We need to talk

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We need to talk

The government has proposed dialogue with North Korea. In a statement yesterday, Ryoo Kihl-jae, unification minister, asked North Korea to come to the negotiation table to discuss the issues North Korea raises, stressing the importance of normalization of the closed Kaesong Industrial Complex.

Though he didn’t specify the exact time and place for the dialogue, the minister officially urged Pyongyang to return to talks to peacefully resolve the closure of the industrial park.

We hope Pyongyang shows a positive response to Seoul’s offer in an effort to address the heightened tensions on the Korean Peninsula.

Minister Ryoo has expressed the hope that North Korea will immediately stop its belligerent moves and act as a responsible member of the international community, while demanding that the North stop endangering peace on the peninsula.

We understand the government’s concern about the proposal because it could be seen as our surrender to the North’s threats and at the same time it could also send the wrong message to the recalcitrant regime in Pyongyang.

And we welcome the government’s decision to kick off a dialogue with North Korea, as prolonging the volatile situation is not desirable for both sides.

Now it is Pyongyang’s turn to answer Seoul’s offer. North Korea is dithering over whether to fire a mid-range missile already deployed on the east coast. We also understand the North’s agony, as it would be a disgrace to back down from all the threats it has made so far. Under such circumstances, our government offered Pyongyang a reasonable exit from the quandary. North Korea should take the opportunity to escape from the dilemma.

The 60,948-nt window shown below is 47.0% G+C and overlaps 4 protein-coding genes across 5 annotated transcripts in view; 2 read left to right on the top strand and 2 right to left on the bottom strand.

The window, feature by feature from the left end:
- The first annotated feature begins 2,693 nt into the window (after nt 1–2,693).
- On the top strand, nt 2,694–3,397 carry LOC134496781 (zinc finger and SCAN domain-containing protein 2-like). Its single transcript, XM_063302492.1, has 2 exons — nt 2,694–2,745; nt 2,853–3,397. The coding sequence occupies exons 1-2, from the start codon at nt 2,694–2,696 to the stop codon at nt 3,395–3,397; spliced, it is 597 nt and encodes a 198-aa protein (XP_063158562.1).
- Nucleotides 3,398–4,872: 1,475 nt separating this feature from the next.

The international community’s eyes are fixed on the developments on the peninsula as seen by the influx of war correspondents from around the world. A vicious cycle of overblown reports inviting more exaggerated reports has begun.

If a wrong step leads to war, it is us Koreans who suffer from it. North Korea must stop all the belligerent talk and actions and come to the negotiation table immediately.

If the Kaesong complex - the last-remaining vestige of inter-Korean cooperation - shuts down completely, both Koreas will suffer.

Shortly after the statement, Ryoo toned down his proposal for dialogue a bit by defining it as a “reaffirmation of our dialogue principle” rather than an appeasement gesture. We fully understand our government’s position as well. But once it has proposed a meeting, it must aggressively press ahead with it rather than taking a passive stance with the naive belief that the ball is in the North’s court now. We urge Pyongyang to make a rational judgment about Seoul’s proposal.
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